When you think about rheumatoid arthritis (RA), you probably think about its most common symptoms. These common symptoms include joint swelling and stiffness, bumps or nodules under your skin, and tiredness.
But some people with RA have other symptoms too. Some people with rheumatoid arthritis also experience a skin rash.
Rheumatoid patients can develop skin disorders. According to the University of Iowa Hospitals & Clinics (UIHC), this happens because rheumatoid conditions like RA are autoimmune diseases.
UIHC notes that the same kind of immune system problems that cause joint inflammation, swelling, and pain can also affect your skin. When this happens, RA patients may develop lesions or rashes on the skin, reflecting immunological dysfunctions.
According to the National Institutes of Health (NIH), doctors often look for rashes to help them diagnose rheumatoid arthritis.
Different types of arthritis can have similar symptoms. So looking at your skin for a rash during a physical exam can help your physician confirm a diagnosis.
Besides a rash, your doctor will look at your joints, check your mobility, and determine whether you have any inflammation in your lungs.
A condition called “rheumatoid vasculitis” is a possible complication of RA.
If the vasculitis involves larger arteries and veins, it can lead to a rash that’s red and painful. This rash may often appear on your legs.
Fortunately, less than five percent of RA patients develop vasculitis. Fewer still experience the condition in their larger arteries.
Rheumatoid vasculitis is often not severe as long as it affects only the skin. But it can become quite serious if it affects your internal organs or nerves.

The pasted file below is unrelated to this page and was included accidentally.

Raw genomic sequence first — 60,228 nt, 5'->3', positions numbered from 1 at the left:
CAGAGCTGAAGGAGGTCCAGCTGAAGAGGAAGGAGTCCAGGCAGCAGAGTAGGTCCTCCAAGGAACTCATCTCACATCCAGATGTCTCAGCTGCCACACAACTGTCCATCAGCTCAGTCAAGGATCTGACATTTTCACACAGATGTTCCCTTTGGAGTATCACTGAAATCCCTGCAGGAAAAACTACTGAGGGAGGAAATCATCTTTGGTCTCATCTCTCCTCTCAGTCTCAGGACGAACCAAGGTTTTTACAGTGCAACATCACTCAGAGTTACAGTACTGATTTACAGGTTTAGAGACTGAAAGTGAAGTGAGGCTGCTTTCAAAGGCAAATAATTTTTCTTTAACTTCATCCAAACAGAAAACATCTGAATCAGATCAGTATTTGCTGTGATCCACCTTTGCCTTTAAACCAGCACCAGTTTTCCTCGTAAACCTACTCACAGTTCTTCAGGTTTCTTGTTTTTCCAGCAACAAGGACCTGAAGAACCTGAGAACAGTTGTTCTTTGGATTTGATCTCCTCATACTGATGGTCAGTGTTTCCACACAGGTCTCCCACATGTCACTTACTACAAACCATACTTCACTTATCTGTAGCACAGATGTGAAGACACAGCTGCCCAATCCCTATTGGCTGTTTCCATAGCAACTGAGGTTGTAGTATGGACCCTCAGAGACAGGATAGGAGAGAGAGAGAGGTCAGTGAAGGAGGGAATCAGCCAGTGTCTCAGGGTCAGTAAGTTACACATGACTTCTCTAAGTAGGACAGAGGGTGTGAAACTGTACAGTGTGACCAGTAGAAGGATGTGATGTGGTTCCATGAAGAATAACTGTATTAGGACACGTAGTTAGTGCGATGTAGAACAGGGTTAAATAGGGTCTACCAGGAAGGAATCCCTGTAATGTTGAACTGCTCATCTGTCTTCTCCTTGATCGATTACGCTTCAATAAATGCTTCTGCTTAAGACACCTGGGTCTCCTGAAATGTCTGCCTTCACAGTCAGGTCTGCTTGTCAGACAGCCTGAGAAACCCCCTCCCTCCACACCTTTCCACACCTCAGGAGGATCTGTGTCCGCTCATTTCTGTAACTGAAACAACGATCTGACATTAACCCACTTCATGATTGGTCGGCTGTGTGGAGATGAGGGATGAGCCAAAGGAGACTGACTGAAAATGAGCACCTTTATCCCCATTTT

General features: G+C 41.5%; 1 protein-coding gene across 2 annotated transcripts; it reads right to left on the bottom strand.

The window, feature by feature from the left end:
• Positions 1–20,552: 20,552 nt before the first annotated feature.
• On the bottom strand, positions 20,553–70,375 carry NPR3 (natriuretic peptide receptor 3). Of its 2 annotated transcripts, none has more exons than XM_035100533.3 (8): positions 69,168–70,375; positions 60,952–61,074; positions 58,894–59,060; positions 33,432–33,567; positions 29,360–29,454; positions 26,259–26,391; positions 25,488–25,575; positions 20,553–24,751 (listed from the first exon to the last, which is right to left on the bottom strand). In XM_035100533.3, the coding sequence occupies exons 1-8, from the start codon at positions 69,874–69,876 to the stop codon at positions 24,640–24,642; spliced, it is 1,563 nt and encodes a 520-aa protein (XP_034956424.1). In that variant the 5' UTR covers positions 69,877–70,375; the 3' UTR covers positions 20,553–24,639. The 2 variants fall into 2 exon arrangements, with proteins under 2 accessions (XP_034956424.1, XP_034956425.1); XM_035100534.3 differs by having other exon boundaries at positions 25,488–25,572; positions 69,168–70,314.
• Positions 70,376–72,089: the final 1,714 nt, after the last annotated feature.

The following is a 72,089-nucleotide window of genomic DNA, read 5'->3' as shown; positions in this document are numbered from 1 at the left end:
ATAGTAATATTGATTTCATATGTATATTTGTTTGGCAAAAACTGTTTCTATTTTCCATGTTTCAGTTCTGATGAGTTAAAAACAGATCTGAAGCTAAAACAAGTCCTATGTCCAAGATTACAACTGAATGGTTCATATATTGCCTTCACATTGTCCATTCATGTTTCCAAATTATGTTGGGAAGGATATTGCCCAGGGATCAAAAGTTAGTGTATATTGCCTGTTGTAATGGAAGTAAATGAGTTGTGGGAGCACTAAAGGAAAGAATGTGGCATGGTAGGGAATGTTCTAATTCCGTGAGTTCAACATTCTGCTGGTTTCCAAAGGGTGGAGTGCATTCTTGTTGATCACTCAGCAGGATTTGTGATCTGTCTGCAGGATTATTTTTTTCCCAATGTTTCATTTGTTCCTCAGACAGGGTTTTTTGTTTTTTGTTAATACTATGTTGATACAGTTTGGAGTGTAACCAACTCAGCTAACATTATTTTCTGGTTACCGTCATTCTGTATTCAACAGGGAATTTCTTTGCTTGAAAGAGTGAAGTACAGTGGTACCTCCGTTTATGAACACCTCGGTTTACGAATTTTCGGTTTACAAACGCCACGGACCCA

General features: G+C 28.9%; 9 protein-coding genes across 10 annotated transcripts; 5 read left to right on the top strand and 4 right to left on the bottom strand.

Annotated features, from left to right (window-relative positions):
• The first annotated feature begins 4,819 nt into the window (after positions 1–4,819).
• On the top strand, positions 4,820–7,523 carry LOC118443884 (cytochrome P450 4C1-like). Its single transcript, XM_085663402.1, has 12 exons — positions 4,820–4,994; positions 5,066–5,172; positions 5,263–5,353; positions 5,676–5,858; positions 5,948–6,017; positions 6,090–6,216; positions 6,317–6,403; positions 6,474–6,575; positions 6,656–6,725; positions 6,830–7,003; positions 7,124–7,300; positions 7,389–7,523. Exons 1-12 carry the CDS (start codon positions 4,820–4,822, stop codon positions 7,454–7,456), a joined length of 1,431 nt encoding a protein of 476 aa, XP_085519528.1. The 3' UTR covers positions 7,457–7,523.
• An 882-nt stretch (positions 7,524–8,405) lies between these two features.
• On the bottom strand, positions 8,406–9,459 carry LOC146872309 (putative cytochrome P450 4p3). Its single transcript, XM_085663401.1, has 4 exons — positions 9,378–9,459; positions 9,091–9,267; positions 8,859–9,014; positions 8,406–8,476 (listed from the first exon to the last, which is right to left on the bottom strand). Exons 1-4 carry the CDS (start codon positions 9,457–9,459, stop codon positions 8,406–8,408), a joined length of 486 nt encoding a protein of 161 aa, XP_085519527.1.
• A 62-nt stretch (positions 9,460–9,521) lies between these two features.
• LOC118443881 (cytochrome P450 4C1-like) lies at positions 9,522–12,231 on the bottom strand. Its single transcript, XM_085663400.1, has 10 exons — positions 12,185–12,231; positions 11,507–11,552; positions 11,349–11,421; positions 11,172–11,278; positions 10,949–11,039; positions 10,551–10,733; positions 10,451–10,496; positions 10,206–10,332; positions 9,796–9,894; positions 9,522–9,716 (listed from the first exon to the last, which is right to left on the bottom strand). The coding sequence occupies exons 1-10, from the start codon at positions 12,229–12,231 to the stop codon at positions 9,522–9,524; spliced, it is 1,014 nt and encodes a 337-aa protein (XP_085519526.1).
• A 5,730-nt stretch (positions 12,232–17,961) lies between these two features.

Your doctor may prescribe antibiotic cream if you have vasculitis that affects your skin and causes a rash. While more serious vasculitis doesn’t occur very often, you will need stronger immune system treatments if it affects your internal organs.
A rash called “livedo reticularis” is not often associated with RA in medical literature. But some physicians and patient groups believe this rash can occur as a sign of RA.
The University Malaya Medical Center in Malaysia identifies RA as a type of “secondary livedo reticularis.”
Although the Mayo Clinic does not list RA as a possible cause of the rash, it does say that livedo reticularis may be associated with “serious underlying disorders.” The clinic suggests that lupus and other syndromes may be among these disorders.
Livedo reticularis may appear as a discoloration on your skin. It may be purple in color and appear in a lace or net pattern. It appears most often on your legs.
On its own, this rash is not serious. It causes no additional symptoms. However, if it is associated with another condition like RA, you may need treatment for the underlying cause of the rash.
Rashes may appear in around 100 diseases that lead to arthritis, according to UIHC.
RA patients can develop different types of rashes on their skin due to immune system disorders. These rashes can vary in severity and require different types of treatment.
Treatment for rheumatic skin conditions must be personalized for each individual patient based on their condition and disease state. Therefore, any rash associated with RA requires a doctor’s supervision and treatment guidance.